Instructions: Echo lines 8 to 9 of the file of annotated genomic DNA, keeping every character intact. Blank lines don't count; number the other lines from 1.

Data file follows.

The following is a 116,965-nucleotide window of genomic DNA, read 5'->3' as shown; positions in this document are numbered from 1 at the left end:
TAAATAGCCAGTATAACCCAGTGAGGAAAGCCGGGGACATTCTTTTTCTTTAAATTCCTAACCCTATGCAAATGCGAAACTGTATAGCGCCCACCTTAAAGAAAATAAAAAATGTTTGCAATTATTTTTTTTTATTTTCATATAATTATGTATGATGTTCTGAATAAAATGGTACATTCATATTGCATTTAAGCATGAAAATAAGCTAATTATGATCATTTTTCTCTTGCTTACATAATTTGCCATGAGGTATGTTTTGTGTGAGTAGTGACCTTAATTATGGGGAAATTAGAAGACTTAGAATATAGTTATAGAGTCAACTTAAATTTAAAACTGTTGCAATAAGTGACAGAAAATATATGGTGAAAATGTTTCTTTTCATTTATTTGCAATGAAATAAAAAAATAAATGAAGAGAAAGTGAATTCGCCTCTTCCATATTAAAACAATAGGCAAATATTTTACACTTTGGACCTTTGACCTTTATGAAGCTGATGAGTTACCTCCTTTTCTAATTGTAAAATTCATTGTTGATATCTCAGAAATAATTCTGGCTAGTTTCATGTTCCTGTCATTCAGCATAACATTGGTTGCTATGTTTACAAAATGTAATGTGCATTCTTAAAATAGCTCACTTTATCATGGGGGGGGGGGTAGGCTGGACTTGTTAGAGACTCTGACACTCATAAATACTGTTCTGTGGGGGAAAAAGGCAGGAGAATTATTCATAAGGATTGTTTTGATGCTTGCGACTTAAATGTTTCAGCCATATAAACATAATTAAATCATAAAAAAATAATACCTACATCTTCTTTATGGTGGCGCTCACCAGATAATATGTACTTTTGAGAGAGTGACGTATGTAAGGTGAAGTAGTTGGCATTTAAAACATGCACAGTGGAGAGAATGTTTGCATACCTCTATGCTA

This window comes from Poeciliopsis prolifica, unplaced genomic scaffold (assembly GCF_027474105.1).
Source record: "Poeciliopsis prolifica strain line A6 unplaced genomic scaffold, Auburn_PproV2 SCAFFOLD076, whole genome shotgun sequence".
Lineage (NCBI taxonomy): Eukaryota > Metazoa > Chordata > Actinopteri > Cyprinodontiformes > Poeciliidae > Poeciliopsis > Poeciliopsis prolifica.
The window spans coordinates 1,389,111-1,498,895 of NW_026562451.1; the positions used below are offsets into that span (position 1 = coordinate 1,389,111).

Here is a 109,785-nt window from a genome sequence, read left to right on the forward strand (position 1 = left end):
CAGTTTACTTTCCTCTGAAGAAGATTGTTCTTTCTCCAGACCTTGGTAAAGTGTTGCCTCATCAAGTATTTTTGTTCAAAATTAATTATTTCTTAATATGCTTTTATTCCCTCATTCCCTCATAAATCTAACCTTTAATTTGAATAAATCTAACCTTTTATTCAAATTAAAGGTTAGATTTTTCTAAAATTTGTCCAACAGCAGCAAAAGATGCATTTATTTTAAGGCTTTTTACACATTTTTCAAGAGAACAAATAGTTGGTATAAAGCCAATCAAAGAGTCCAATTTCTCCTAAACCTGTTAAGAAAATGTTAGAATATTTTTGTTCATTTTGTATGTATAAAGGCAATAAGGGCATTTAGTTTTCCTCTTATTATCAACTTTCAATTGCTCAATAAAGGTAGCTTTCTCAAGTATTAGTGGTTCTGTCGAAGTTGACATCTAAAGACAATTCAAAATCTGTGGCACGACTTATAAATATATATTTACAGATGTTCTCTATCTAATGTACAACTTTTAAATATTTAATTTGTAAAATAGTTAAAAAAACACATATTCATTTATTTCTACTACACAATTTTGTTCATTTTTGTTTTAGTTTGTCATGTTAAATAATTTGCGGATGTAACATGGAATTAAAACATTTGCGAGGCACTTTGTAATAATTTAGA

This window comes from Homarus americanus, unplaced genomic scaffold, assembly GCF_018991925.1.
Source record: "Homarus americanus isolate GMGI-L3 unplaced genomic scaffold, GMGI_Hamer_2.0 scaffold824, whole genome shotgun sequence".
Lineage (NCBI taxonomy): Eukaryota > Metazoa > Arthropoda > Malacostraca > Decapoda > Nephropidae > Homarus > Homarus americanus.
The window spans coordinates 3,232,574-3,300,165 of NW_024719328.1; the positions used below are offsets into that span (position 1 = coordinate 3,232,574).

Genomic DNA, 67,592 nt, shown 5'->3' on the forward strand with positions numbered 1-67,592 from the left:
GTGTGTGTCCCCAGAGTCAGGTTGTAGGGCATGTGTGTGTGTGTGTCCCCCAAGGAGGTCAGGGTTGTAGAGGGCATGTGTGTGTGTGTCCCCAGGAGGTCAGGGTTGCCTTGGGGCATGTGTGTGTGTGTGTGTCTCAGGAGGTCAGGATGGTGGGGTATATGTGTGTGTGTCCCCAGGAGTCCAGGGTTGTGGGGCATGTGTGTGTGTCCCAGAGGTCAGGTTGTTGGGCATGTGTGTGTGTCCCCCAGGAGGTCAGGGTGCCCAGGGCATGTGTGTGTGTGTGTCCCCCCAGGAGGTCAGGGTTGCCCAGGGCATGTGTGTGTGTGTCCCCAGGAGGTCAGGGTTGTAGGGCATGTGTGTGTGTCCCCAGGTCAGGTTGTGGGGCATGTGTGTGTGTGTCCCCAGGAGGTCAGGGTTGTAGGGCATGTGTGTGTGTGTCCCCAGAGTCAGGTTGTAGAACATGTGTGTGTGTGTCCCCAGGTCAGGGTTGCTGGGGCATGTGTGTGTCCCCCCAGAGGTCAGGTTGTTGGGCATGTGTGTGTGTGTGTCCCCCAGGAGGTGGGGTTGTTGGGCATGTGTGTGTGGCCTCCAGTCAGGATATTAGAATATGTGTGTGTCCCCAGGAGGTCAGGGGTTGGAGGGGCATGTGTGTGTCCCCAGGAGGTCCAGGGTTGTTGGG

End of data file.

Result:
CAGTTTACTTTCCTCTGAAGAAGATTGTTCTTTCTCCAGACCTTGGTAAAGTGTTGCCTCATCAAGTATTTTTGTTCAAAATTAATTATTTCTTAATATGCTTTTATTCCCTCATTCCCTCATAAATCTAACCTTTAATTTGAATAAATCTAACCTTTTATTCAAATTAAAGGTTAGATTTTTCTAAAATTTGTCCAACAGCAGCAAAAGATGCATTTATTTTAAGGCTTTTTACACATTTTTCAAGAGAACAAATAGTTGGTATAAAGCCAATCAAAGAGTCCAATTTCTCCTAAACCTGTTAAGAAAATGTTAGAATATTTTTGTTCATTTTGTATGTATAAAGGCAATAAGGGCATTTAGTTTTCCTCTTATTATCAACTTTCAATTGCTCAATAAAGGTAGCTTTCTCAAGTATTAGTGGTTCTGTCGAAGTTGACATCTAAAGACAATTCAAAATCTGTGGCACGACTTATAAATATATATTTACAGATGTTCTCTATCTAATGTACAACTTTTAAATATTTAATTTGTAAAATAGTTAAAAAAACACATATTCATTTATTTCTACTACACAATTTTGTTCATTTTTGTTTTAGTTTGTCATGTTAAATAATTTGCGGATGTAACATGGAATTAAAACATTTGCGAGGCACTTTGTAATAATTTAGA

This window comes from Homarus americanus, unplaced genomic scaffold, assembly GCF_018991925.1.